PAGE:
This study took place in 10 Tennessee Voluntary Pre-K Program classrooms in a major city and 6 Head Start classrooms in Pennsylvania. All classrooms served low-income populations.
The study included 217 preschool students from low-income families with diverse backgrounds with English proficiency and no developmental disability. The sample was 51 percent female, 44 percent Black, 16 percent European American, 32 percent Hispanic/Latino, and 8 percent multiracial or other race or ethnicity. Students in the sample were about 4 years old on average (53 months) and 8 percent of the sample had English learner status.
Of the 16 classroom teachers in the study, 100 percent had bachelor’s degrees and 56 percent had master’s degrees. Teachers had spent 1 to 40 years teaching early childhood education, with an average of 15 years of teaching experience.
The intervention group includes book reading and teacher-led play using the Read-Play-Learn curriculum, which is a teacher-implemented intervention designed to teach vocabulary to preschoolers through book reading coupled with playful learning.
The teacher-led book reading included a total of 32 focus words for each theme (dragon and farm) and core book (16 words per book). Teachers read each intervention book four times (over four days) and taught half of the focus words on the first 2 days and the other half on the second 2 days. Teachers use definitions, gestures, and pictures to teach the focus words. They first introduced the words before the reading using picture cards and gestures. During reading, they use definitions and gestures to teach each word. After the reading, they use the words to discuss events in the story. Teachers also use scripted discussion questions to support understanding of the story. In addition to the 2 core books, teachers read 4 supplemental books twice with students during the implementation weeks. Teachers also lead 3 play sessions for each intervention book, using story-related toys and focus words, to provide children opportunities to use the words in a meaningful context. Teachers led children in a reenactment of the story using toys. Teachers also used techniques and example language provided in guidance materials to pose framing questions to help children get started, describe and repeat their play actions, elaborate their talk, prompt their word use, and act playfully. Prior to each play session, the teacher reviewed the story and/or the day’s focus words. For the first 2 play sessions, teachers begin by reviewing the story and a subset of the focus words, using illustration cards and reviewing focus words through definitions and gestures. For the third play session, they begin by introducing the focus words while handing out the toys.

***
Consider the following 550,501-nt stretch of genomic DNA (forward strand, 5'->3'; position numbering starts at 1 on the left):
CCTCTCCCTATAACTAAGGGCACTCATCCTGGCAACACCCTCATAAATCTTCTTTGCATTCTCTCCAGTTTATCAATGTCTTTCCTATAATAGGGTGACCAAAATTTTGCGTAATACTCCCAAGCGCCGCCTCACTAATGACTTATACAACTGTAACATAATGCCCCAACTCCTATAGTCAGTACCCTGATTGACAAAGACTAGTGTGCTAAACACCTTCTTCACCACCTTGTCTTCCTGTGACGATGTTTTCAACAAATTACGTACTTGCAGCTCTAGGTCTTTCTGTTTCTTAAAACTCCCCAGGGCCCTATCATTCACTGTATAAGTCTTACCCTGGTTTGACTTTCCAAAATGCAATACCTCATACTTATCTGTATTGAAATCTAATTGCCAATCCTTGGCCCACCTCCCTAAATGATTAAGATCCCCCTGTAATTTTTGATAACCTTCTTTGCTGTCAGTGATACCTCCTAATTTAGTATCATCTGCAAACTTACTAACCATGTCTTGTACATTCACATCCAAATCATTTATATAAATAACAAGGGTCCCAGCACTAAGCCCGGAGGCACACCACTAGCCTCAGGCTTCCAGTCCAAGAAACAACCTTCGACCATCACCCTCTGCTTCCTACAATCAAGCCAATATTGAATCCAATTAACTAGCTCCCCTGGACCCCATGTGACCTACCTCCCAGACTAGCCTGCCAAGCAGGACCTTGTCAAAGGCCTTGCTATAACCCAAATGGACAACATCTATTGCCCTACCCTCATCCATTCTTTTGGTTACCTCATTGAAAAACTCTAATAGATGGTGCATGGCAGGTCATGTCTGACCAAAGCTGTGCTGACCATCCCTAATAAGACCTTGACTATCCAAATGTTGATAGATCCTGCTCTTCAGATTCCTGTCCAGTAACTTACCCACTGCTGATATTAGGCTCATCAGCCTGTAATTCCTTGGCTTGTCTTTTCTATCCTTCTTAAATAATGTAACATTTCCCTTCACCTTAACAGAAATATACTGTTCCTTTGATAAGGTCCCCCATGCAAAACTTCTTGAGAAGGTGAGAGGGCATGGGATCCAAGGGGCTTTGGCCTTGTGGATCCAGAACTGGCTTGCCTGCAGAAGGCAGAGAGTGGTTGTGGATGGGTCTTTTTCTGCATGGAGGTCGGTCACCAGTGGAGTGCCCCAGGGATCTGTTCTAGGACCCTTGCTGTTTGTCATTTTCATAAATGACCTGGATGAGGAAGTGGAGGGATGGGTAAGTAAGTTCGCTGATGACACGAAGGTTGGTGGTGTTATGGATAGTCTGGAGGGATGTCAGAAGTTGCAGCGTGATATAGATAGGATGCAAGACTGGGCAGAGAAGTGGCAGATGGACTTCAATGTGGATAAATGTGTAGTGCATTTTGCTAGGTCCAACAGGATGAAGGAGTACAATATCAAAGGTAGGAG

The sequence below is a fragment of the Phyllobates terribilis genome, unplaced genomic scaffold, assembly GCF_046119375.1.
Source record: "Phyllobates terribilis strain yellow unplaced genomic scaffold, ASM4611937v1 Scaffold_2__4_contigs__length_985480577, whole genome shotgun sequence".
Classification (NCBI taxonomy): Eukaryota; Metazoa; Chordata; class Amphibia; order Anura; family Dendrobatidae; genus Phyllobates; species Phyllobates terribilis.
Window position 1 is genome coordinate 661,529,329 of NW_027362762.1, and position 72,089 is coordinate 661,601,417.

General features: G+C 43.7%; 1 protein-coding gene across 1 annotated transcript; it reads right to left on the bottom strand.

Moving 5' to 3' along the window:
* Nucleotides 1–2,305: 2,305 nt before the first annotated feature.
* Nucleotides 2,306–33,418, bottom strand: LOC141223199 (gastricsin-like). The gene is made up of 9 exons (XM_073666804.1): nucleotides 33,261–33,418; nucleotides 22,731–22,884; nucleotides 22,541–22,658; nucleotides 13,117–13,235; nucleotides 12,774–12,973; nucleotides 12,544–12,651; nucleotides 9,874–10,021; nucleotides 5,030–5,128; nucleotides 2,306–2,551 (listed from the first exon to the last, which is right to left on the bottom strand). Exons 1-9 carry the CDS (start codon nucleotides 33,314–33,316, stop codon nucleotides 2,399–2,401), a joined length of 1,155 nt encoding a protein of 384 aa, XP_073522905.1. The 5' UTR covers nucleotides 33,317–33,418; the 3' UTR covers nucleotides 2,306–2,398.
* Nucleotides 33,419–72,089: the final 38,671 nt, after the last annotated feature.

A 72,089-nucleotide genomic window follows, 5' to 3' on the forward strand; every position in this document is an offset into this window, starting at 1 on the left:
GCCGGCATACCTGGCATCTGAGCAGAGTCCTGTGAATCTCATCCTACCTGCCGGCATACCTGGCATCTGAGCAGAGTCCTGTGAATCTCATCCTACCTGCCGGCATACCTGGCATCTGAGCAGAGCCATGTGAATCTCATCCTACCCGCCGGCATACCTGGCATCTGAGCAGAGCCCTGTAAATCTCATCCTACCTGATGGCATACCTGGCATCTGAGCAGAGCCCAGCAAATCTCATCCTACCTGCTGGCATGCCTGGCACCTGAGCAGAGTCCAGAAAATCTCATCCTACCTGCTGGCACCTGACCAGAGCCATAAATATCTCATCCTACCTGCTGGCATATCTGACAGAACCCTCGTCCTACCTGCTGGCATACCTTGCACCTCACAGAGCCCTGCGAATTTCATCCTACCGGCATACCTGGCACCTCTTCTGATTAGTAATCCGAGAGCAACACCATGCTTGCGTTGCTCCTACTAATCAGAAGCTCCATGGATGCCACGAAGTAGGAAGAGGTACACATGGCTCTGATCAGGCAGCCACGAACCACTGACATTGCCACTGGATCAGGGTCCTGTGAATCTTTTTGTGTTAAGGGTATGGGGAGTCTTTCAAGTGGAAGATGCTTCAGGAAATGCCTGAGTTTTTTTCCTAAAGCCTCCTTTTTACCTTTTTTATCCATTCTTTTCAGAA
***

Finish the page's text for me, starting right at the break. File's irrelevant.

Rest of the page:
The intervention was implemented over 6 weeks per intervention theme, with classrooms spending the fall phase on 1 theme and the spring phase on the other theme (though the ordering was randomized so that the primary fall analysis includes an assessment of some in each theme).
The comparison condition was the teacher-led book reading component, but not the teacher-led play component, of the Read-Play-Learn intervention. Students in the comparison group received teacher-led book reading implemented by preschool or Head Start teachers during regular class time over 6 weeks per theme (dragons and farms), including 4 reading sessions for each of the 2 core books and 2 reading sessions for each of the 4 supplemental books.
Support for implementation
Research team members provided coaching to both intervention and comparison teachers. Coaches observed 3 or 4 readings for the first book and, for intervention teachers, each type of play (reenactment on Days 1 and 2 and new scenario on Day 3). For all other books, the coaches observed 1 reading and, for intervention teachers, 1 type of play. Coaches used fidelity checklist forms during observations and provided feedback to teachers during a brief discussion after the visit or in an email to the teacher.